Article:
Saturday, 13 July 2013


The recent warm weather has been good for moths and so the moth trap has been running at the park on several nights over the last week. There have been good numbers of moths as well as a good number of species too.
This privet hawkmoth was the largest moth in the trap overnight on the 9th and 10th, showing the striking pink and banded body when the wings open up.

The first pine hawkmoth of the summer showed up on the night of the 12th - the seventh hawkmoth species of the week here.

The good showing of elephant hawkmoths this summer continued with this record haul of ten on the 9th. The small elephant hawk was also seen again during the week. Other hawkmoths noted in the last few nights were lime hawk, eyed hawk, and the poplar hawkmoth.

The only new species to be recorded over the last week at the park was this beautiful hook-tip, pictured above. In poor light it seemed just another brown moth with a couple of lines across the wings. In better light close-up there's a nice red edge to the corner of the wings. Although recorded across Essex, it appears to be a very local species.

The first swallow-tailed moths made their appearance of the summer, one or two of them freshly marked with a pale yellow colouration. This one flew up from the trap to a tree where it then rested under this leaf in the picture above.

The green coloured common emerald brightened up the trap during the week as several of these moths were noted each evening.

The broad-barred white is a common moth in grasslands with this individual standing out with its bright markings.

The distinctive magpie moth is well named with its black and white markings. This caterpillars of this common moth feed on hawthorn and blackthorn.

The miller moth isn't noted every year so it was nice to see this fresh individual, pictured above.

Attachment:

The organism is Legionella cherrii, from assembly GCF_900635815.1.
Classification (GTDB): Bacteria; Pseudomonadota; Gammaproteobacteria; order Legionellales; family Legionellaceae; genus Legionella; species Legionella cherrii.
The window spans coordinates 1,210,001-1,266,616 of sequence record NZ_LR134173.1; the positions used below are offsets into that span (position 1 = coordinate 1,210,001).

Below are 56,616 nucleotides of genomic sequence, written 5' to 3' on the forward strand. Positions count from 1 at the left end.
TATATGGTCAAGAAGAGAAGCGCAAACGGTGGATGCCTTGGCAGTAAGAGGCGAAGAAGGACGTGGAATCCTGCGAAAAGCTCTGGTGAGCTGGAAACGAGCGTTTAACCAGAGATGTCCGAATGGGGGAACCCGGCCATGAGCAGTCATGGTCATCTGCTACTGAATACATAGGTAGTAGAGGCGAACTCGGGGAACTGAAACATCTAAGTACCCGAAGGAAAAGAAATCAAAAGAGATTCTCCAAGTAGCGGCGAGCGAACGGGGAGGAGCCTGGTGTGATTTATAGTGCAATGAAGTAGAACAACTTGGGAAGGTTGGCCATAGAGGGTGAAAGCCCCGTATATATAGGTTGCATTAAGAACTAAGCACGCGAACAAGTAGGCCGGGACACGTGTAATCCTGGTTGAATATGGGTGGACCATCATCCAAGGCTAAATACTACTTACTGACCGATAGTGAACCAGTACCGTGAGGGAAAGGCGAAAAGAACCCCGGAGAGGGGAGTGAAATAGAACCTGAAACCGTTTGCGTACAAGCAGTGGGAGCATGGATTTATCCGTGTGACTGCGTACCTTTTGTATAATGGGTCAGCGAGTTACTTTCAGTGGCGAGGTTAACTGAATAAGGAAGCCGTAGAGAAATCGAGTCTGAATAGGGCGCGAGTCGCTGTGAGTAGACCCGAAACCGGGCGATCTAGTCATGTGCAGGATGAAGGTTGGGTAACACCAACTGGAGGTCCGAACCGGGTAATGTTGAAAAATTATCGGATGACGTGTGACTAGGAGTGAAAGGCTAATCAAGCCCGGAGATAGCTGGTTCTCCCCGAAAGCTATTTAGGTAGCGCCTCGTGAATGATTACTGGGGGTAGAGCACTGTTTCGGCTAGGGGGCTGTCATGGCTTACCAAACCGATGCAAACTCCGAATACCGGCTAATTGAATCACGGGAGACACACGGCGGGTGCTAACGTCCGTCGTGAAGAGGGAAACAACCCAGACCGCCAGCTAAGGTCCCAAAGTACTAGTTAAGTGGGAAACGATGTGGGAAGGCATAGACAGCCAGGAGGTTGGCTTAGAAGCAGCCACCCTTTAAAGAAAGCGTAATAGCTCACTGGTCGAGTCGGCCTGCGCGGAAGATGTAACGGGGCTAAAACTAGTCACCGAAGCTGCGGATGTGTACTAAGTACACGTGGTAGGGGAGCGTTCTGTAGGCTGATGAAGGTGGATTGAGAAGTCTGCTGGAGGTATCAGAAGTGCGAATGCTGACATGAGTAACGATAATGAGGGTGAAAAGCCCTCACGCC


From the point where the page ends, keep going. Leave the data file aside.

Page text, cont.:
Being restricted to the coast, the nationally scarce starwort is a regular moth at the country park. The caterpillars feed on the sea aster plants on the saltmarshes.

The burnished brass really does seem to have brass colouration on the wings, as the picture above shows with the light reflecting off the golden sheen. This is a common moth whose caterpillars feed on nettles.

The most rewarding evening for trapping was Wednesday 10th when two traps pulled in nearly 250 moths of about 60 species of macro-moth. Some of the moths noted over the last week have included buff arches, single dotted wave, riband wave, figure of eighty, least carpet, common marbled carpet, barred straw, barred yellow, scalloped oak, peppered, clouded border, clouded silver, common footman, short-cloaked moth, broad-bordered yellow underwing, lesser yellow underwing, large yellow underwing, heart and club, heart and dart.L-album wainscot, striped wainscot, common wainscot, poplar grey, birds wing, dark arches, light arches, silver-Y, shark, nutmeg, green pug, double-square spot and latticed heath.

David Nicholls found this mullein caterpillar in his West Mersea garden several days ago. I believe he found it in a buddleia bush rather than the more usual mullein plants.

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